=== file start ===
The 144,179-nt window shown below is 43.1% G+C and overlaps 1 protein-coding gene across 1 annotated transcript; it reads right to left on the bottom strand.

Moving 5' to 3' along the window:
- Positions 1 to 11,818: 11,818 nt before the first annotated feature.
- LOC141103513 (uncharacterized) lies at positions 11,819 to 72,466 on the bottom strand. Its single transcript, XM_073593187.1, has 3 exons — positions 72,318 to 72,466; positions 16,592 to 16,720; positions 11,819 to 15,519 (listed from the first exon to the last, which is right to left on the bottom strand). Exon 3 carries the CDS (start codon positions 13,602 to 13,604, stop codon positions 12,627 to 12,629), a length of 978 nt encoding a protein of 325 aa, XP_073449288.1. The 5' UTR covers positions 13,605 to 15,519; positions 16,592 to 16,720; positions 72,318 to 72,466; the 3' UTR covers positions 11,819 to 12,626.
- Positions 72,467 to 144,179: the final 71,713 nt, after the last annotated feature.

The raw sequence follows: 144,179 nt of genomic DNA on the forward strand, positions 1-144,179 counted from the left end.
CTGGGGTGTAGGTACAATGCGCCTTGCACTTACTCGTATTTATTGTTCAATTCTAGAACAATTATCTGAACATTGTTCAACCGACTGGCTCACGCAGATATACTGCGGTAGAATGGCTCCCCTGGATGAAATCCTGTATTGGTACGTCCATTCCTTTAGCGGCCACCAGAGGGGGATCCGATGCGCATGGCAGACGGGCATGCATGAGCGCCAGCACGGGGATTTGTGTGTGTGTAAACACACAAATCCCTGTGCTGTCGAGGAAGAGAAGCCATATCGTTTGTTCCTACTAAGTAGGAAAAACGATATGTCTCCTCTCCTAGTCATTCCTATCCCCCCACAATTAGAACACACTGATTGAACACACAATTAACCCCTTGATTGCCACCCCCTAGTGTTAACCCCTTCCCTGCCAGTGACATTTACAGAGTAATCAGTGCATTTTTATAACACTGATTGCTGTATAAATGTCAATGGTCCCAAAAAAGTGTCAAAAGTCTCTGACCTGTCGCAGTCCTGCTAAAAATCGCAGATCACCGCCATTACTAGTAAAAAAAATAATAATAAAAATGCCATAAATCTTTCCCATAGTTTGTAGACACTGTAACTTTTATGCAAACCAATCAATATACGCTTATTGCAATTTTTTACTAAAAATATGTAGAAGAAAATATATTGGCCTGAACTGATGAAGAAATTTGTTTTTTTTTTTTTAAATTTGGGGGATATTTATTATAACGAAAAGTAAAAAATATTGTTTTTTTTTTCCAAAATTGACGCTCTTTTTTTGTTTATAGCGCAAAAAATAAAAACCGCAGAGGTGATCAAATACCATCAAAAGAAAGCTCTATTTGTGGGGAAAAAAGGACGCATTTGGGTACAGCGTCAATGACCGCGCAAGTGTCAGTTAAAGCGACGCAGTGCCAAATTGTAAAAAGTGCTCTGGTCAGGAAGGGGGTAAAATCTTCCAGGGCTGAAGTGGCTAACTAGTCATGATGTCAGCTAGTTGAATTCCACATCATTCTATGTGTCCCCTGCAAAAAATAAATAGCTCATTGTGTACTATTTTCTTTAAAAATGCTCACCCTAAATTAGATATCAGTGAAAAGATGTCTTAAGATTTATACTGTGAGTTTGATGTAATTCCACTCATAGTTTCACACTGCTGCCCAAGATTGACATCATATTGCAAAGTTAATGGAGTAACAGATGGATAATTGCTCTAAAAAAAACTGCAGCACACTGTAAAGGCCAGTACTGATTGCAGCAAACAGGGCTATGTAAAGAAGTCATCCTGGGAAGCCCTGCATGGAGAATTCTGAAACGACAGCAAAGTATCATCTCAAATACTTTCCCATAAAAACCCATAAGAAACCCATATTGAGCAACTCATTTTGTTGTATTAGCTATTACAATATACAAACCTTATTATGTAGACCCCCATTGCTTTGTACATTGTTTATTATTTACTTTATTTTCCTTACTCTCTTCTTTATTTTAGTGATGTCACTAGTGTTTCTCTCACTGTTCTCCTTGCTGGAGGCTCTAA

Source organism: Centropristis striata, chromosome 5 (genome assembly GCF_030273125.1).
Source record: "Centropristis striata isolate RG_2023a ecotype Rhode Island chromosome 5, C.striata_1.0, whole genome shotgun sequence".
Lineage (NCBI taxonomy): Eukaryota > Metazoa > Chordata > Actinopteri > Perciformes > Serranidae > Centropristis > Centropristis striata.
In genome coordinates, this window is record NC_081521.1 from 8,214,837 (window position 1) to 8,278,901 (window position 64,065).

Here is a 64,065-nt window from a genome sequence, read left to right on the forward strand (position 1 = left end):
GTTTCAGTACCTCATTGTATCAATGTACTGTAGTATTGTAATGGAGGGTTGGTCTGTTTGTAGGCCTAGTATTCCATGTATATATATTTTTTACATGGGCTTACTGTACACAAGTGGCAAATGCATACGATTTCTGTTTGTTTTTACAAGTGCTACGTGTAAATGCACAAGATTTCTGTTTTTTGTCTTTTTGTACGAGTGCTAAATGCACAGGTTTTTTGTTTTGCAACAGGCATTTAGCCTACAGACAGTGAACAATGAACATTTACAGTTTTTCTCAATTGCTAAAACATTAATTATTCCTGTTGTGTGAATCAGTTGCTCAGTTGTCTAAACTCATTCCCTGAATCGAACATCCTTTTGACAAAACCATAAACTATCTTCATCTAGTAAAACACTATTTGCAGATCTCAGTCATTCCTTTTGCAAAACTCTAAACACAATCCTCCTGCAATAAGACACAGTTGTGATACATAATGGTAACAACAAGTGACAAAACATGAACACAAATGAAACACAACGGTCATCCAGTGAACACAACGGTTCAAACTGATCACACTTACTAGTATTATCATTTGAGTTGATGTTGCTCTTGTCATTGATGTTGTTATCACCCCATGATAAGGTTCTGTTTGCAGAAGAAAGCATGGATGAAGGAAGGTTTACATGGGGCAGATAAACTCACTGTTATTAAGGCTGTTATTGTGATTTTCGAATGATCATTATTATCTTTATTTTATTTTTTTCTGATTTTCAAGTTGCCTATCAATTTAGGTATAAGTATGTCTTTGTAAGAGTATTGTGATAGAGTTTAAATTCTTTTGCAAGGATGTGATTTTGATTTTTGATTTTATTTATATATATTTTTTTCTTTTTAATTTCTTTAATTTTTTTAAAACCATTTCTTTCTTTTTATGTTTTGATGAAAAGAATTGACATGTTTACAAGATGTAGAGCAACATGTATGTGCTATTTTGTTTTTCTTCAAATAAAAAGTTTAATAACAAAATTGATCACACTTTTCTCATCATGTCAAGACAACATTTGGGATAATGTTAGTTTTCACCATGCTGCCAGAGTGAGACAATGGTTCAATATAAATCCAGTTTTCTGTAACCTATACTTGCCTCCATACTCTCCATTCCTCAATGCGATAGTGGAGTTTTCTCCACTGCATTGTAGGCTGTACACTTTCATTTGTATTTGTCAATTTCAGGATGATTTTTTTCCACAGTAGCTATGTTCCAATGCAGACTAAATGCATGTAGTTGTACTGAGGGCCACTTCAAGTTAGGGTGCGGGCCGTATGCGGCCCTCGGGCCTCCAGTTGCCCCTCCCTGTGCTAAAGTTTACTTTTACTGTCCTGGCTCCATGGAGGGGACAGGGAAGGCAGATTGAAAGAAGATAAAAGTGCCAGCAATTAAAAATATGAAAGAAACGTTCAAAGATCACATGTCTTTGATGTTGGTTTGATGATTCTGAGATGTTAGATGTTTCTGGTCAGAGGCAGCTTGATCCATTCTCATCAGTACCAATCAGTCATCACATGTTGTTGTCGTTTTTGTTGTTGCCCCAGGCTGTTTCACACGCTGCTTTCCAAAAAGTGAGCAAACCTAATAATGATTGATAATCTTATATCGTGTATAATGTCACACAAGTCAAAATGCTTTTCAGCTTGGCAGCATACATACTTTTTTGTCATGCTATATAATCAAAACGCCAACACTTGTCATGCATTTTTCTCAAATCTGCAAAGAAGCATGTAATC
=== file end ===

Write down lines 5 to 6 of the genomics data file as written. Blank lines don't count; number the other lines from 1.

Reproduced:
- Positions 72,467 to 144,179: the final 71,713 nt, after the last annotated feature.

The raw sequence follows: 144,179 nt of genomic DNA on the forward strand, positions 1-144,179 counted from the left end.